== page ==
Head and Neck Pathology

, Volume 6, Issue 3, pp 364–368 | Cite as

Nasopharyngeal Carcinoma

  • Laura N. Carle
  • Charles C. Ko
  • James T. CastleEmail author
Sine qua non Radiology-Pathology


A 27-year-old Filipino female, who was previously treated for otitis media, presented following a 2-year history of bilateral cervical lymphadenopathy and ear pain. At her most recent visit, she presented with chief complaints of headache, occasional dizziness, diplopia, epistaxis, and numbness of the left side of her face. Abduction of the left eye was impaired, and a visibly large left cervical neck mass was present.

Radiographic Features

A sagittal T1-weighted magnetic resonance (MR) image of the current case demonstrated abnormal marrow signal within the clivus (Fig.  1), which in this case, indicated direct extension of tumor. An axial T1-weighted pre-contrast MR image demonstrated a mass that favored the left pharyngeal space and extended into the adjacent parapharyngeal space (Fig.  2). An axial T1-weighted post-contrast MR image demonstrated contrast enhancement within this mass, and at the level of the pterygopalatine fossa, perineural spread of tumor along the left...


Eustachian Tube Mucosal Malignant Melanoma Conventional Squamous Cell Carcinoma Basaloid Squamous Cell Carcinoma Indistinct Cell Border 
These keywords were added by machine and not by the authors. This process is experimental and the keywords may be updated as the learning algorithm improves.



The opinions and assertions expressed herein are those of the authors and are not to be construed as official or representing the views of the Department of the Navy or the Department of Defense. I certify that all individuals who qualify as authors have been listed; each has participated in the conception and design of this work, the writing of the document, and the approval of the submission of this version; that the document represents valid work; that if we used information derived from another source, we obtained all necessary approvals to use it and made appropriate acknowledgements in the document; and that each takes public responsibility for it. We are military service members. This work was prepared as part of our official duties. Title 17 U.S.C. 105 provides that ‘Copyright protection under this title is not available for any work of the United States Government.’ Title 17 U.S.C. 101 defines a United States Government work as a work prepared by a military service member or employee of the United States Government as part of that person’s official duties.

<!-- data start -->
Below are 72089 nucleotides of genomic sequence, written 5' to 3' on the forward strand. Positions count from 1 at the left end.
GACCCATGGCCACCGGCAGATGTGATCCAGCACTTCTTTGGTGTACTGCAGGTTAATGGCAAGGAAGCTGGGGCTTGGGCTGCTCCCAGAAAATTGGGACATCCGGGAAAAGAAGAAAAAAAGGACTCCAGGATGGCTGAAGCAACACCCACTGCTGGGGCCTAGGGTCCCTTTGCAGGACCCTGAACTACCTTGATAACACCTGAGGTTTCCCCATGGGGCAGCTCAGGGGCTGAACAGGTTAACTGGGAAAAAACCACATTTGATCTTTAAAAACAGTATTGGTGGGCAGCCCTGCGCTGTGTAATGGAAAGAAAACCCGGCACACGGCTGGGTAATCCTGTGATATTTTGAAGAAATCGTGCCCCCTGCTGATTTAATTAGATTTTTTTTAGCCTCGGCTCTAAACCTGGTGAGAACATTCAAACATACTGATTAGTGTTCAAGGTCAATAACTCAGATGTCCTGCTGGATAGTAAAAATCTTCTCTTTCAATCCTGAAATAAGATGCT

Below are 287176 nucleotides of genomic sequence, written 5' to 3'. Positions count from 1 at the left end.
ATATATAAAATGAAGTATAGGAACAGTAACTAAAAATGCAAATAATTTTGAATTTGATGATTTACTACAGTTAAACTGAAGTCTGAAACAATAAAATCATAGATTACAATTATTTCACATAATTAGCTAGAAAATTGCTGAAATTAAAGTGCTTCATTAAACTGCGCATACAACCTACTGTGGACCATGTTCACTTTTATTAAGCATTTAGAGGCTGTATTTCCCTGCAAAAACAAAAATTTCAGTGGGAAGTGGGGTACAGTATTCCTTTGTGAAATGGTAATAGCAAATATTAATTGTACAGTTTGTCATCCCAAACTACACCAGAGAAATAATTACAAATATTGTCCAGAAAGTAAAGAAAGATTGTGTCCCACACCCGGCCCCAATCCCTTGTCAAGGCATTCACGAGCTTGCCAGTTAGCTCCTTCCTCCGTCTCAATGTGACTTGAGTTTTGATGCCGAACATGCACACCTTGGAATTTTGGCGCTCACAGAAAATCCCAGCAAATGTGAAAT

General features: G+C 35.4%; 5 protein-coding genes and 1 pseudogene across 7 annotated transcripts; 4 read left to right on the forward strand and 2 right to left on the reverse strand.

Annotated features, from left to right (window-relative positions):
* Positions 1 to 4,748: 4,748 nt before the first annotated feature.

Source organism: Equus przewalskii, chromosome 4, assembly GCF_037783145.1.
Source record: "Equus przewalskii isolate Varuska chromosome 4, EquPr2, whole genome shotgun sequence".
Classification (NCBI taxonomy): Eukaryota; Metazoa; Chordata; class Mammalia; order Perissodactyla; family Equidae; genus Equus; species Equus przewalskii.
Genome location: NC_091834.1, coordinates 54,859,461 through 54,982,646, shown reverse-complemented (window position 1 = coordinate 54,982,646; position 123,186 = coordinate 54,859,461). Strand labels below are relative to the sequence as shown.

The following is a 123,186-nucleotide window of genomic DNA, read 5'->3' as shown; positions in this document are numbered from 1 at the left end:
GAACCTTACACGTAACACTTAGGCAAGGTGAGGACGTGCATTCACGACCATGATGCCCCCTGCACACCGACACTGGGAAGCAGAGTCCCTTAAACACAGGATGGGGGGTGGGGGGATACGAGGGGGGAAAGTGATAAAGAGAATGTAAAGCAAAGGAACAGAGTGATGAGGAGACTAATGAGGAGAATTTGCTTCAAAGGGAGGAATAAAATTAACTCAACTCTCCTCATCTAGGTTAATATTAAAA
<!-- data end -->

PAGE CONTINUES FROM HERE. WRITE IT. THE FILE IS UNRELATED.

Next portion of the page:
1. 1.
    Barnes L, Everson JW, Reichart P, Sidransky D, editors. World Health Organization classification of tumours. Pathology and genetics of head and neck tumours. Lyon: IARC Press; 2005. p. 85–97.Google Scholar
  2. 2.
    Jeyakumar A, Brickman TM, Jeyakumar A, Doerr T. Review of nasopharyngeal carcinoma. Ear Nose Throat J. 2006; 85(3):168–70, 172–3, 184.Google Scholar
  3. 3.
    Thompson L. Update on nasopharyngeal carcinoma. Head Neck Pathol. 2007;1(1):81–6.PubMedCrossRefGoogle Scholar
  4. 4.
    Goh J, Lim K. Imaging of nasopharyngeal carcinoma. Ann Acad Med Singapore. 2009;38(9):809–16.PubMedGoogle Scholar
  5. 5.
    Caponigro F, Longo F, Ionna F, Perri F. Treatment approaches to nasopharyngeal carcinoma: a review. Anticancer Drugs. 2010;21(5):471–7.PubMedCrossRefGoogle Scholar
  6. 6.
    Wei KR, Yu YL, Yang YY, et al. Epidemiological trends of nasopharyngeal carcinoma in China. Asian Pac J Cancer Prev. 2010;11(1):29–32.PubMedGoogle Scholar

Copyright information

© Springer Science+Business Media, LLC (outside the USA) 2012

Authors and Affiliations

  • Laura N. Carle
    • 1
  • Charles C. Ko
    • 2
  • James T. Castle
    • 3
    Email author
  1. 1.Department of Oral & Maxillofacial PathologyNaval Postgraduate Dental School, NMMPT&EBethesdaUSA
  2. 2.Department of RadiologyWalter Reed National Military Medical CenterBethesdaUSA
  3. 3.Department of Anatomic PathologyNaval Medical Center PortsmouthPortsmouthUSA

Personalised recommendations